Canada will return remaining gas turbines covered under sanction exemption, Minister of Foreign Affairs Melanie Joly says, as reported by CBC.
Joly says Canada still plans to return five turbines used in a Russian natural gas pipeline — despite the fact that the company operating the pipeline refused to accept one turbine that has been returned to Germany already.
In July, the Canadian government granted an exemption to ship six turbines undergoing maintenance in Montreal back to Germany to be subsequently handed over to the Russian state-owned firm Gazprom, which operates the Nord Stream 1 pipeline that provides Germany and other European countries with natural gas.
One turbine has been returned to Germany but Gazprom has refused to accept it, citing technical issues and claiming it wants further documentation showing that the equipment is not subject to Western sanctions. Despite Gazprom’s refusal, Joly told CBC News Network the plan is still to return the five remaining turbines.
“That was the decision that we took,” Joly said on Wednesday. “That’s exactly what Germany asked us.”
Ukrainian President Volodymyr Zelenskyy said the Kremlin would view the move as a sign of “weakness.”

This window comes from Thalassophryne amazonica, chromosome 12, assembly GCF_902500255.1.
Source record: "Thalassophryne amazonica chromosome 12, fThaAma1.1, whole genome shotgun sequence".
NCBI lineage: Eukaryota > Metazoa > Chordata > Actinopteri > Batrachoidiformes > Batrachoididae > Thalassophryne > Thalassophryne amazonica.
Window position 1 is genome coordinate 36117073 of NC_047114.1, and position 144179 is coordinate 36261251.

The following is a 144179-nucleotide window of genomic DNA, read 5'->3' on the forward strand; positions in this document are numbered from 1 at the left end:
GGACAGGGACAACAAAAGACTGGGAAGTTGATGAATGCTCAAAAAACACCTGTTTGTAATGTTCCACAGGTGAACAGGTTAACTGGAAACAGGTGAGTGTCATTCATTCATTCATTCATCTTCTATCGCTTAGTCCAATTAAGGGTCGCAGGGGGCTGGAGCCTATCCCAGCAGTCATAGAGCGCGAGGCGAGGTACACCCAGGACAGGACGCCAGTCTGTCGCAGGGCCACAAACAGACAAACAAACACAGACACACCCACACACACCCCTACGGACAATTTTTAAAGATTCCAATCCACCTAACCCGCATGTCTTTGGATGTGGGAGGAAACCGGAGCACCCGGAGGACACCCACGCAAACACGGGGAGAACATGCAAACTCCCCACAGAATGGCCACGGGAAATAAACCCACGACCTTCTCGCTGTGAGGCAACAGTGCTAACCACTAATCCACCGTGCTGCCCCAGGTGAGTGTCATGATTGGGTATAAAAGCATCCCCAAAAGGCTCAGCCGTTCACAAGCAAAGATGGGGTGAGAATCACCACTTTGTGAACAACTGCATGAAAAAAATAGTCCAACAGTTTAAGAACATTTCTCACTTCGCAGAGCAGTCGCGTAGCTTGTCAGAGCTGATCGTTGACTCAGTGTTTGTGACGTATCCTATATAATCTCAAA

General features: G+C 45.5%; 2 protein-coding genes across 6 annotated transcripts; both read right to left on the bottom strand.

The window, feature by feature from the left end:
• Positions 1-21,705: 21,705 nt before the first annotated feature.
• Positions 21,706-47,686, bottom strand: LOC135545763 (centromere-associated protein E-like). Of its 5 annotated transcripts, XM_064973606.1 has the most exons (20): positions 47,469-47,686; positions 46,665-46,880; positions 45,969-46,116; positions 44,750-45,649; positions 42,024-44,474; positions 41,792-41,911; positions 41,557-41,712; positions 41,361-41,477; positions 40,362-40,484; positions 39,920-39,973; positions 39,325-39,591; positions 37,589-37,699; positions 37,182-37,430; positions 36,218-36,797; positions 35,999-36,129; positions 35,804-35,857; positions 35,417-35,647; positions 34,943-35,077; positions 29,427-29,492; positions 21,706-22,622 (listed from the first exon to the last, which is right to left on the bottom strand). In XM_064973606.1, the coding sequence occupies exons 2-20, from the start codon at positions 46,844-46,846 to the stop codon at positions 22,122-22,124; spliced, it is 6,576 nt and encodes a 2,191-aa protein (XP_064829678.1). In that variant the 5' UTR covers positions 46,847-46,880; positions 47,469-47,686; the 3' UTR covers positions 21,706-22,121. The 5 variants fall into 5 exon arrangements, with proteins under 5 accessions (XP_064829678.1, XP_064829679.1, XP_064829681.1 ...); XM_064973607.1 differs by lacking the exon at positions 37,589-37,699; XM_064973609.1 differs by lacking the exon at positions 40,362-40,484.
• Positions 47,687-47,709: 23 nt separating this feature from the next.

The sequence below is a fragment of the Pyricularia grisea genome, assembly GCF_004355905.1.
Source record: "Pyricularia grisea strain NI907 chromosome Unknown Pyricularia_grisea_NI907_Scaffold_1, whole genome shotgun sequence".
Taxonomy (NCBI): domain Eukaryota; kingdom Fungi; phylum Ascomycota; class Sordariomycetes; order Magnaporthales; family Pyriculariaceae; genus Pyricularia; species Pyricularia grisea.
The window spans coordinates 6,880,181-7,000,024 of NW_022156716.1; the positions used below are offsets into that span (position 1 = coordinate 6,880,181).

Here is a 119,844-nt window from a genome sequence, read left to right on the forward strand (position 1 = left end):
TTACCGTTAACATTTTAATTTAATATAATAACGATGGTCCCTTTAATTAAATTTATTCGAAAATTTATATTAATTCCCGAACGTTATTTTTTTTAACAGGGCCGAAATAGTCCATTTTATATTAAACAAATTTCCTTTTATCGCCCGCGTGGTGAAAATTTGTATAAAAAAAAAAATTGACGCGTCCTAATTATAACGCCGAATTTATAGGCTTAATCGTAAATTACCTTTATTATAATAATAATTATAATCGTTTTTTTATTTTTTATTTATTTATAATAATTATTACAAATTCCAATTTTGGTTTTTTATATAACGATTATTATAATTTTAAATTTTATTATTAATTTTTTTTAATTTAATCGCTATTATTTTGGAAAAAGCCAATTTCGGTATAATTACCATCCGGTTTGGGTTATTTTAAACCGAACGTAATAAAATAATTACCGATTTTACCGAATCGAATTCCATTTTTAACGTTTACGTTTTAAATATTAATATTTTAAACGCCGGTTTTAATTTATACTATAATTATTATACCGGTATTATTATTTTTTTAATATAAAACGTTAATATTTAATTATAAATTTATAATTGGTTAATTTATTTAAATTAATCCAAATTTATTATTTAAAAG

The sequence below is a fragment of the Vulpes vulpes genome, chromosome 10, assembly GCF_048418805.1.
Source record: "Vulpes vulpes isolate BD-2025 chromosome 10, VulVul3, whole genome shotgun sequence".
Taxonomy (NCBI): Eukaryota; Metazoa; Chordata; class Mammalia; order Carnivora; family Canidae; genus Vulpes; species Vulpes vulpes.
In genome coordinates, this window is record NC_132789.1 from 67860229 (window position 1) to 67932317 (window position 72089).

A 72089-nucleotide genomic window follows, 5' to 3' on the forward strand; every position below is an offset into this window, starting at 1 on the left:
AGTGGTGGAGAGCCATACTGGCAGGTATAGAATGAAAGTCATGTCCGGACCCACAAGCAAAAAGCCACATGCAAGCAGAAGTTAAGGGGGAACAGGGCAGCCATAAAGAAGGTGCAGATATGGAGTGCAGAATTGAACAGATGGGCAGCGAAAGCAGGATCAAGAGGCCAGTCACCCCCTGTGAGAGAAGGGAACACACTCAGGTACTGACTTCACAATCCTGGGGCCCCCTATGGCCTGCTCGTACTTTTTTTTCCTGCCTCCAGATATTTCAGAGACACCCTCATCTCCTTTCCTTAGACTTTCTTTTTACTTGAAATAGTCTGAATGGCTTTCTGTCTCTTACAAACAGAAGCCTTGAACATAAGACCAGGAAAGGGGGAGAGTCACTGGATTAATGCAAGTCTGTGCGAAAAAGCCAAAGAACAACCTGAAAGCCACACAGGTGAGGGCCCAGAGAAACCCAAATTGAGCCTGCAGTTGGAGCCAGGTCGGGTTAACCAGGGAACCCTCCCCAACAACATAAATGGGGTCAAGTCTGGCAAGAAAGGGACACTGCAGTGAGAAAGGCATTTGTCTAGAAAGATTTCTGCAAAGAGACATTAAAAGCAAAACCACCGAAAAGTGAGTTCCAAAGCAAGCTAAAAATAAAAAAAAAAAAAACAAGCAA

The federal government has defended the move as necessary to secure gas supplies for Germany. Ottawa also argues the Kremlin would have exploited a refusal by Canada to return the turbine to redirect the blame for Europe’s energy shortages toward the sanctions on Russia — which could undermine public support in the West for Ukraine.Joly repeated that argument during Wednesday’s interview.
“Canada doesn’t want to give any form of excuse to [Russian President Vladimir] Putin to continue to weaponize his flow of energy to Europe,” she said.
But in an interview with the Canadian Press, Ukrainian Ambassador to Canada Yuliya Kovaliv again called on Canada to cancel the sanctions waiver. She said it’s clear that Russia will not accept the turbine that Siemens has delivered to Germany, and accused Russia of using gas supplies to terrorize Europe.
“Our position is quite clear — we do think that this waiver should be cancelled and now,” she said. “If it was an argument to call Putin’s bluff, everybody sees for the last few weeks it is now quite obvious that it is Russian games.”
Scholz was in Canada this week to meet with Prime Minister Justin Trudeau and sign a “joint declaration of intent” that calls on the two countries to invest in hydrogen, establish a “transatlantic Canada-Germany supply corridor” and start exporting hydrogen by 2025.
But Orest Zakydalsky of the Ukrainian Canadian Congress said the government should have used Scholz’s visit as an opportunity to revoke the exemption for the turbines.
“There is no purpose in maintaining the permit. It is disappointing to our community that Canada missed the opportunity to cancel the permit during the chancellor’s visit,” Zakydalsky said in a media statement.